Page 9860

 1     the communication, the term "Joint Command" was used.  To my mind it was

 2     used to label this kind of a meeting where we exchanged information.  But

 3     if you say a command, it has to have its elements:  The commander.  It

 4     has to have a permanent structure.  Well, if --

 5        Q.   Thank you.  You said days later - and that is your answer - days

 6     later in the course of communication the term was used.

 7             When you first heard this term being used, what sort of

 8     communication, was it oral or written?

 9        A.   Well, there was no communique.  It was just in regular

10     conversation.  It was not official.  That term was just used as jargon,

11     but it was primarily used by the military.  And Djakovic explained that

12     he coined the term even before all that was done down there in Kosovo.

13     But to my mind, those meetings did not have any features that would mark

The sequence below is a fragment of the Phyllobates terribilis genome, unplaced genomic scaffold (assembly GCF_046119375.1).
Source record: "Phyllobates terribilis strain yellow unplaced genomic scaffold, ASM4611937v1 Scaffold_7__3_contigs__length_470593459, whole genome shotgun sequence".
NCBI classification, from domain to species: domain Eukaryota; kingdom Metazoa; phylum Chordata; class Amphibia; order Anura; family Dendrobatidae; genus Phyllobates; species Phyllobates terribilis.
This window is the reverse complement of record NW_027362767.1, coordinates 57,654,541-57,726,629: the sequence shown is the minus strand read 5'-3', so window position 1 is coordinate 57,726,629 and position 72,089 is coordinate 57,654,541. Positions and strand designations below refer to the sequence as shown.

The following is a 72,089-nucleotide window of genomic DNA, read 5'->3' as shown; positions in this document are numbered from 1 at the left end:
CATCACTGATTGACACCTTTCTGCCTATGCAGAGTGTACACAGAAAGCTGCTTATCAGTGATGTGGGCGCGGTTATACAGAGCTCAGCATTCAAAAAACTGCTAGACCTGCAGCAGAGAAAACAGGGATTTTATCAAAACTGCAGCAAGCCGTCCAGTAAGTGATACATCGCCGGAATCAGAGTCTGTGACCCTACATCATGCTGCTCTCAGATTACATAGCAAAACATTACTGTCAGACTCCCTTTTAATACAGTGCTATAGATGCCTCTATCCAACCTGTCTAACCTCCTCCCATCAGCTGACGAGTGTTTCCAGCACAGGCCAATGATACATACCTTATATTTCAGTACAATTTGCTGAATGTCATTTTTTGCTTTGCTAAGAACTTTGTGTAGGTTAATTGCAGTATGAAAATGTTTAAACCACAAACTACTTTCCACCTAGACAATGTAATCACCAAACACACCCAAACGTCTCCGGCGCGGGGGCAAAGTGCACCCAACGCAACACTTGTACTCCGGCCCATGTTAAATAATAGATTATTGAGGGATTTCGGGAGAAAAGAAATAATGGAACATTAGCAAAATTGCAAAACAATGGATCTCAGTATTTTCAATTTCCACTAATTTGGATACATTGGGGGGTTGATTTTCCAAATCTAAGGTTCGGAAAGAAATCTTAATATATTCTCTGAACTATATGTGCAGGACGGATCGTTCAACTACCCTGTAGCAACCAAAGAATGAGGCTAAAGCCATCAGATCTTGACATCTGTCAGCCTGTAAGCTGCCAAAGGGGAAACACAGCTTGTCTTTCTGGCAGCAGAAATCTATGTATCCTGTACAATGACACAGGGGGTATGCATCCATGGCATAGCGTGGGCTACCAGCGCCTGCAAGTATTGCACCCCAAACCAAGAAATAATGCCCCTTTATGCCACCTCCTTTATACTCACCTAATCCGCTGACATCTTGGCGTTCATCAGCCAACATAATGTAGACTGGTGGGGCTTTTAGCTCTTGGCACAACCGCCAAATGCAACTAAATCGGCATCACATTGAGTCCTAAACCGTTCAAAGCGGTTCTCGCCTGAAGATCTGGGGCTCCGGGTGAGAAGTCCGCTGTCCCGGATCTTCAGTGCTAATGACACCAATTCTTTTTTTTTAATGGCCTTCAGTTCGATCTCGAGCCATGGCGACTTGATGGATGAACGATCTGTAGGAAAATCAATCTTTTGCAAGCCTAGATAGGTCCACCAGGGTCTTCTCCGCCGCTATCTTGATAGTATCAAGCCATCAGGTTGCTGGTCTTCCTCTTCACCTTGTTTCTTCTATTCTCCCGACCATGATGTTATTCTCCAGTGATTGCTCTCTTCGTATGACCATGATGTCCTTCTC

14     it as a command of any sort.

15        Q.   If we could move on and have a look at P1422.  This is another

16     order issued by the Pristina Corps for operations in the Djakovica sector

17     dated the 19th of September, 1998.  And if we could look at page --

18        A.   Not Djakovica, Cicavica.

19        Q.   Yes, my pronunciation is really bad.  That's what I meant.  Sorry

20     about that.  Cicavica.

21             If we look at page 5, please, in the English which is in Serbian

22     page 3.  At the task of the neighbouring units he describes what the MUP

23     forces, what axes or what the forces would be doing.  Just have a read of

24     that and tell me if you recall this operation.

25        A.   Item 4, right?

Page 9861

 1        Q.   Yes.  Items 3 and the first sentence of item 4.

 2        A.   Yes.  Item 3 says that elements of the MUP forces in the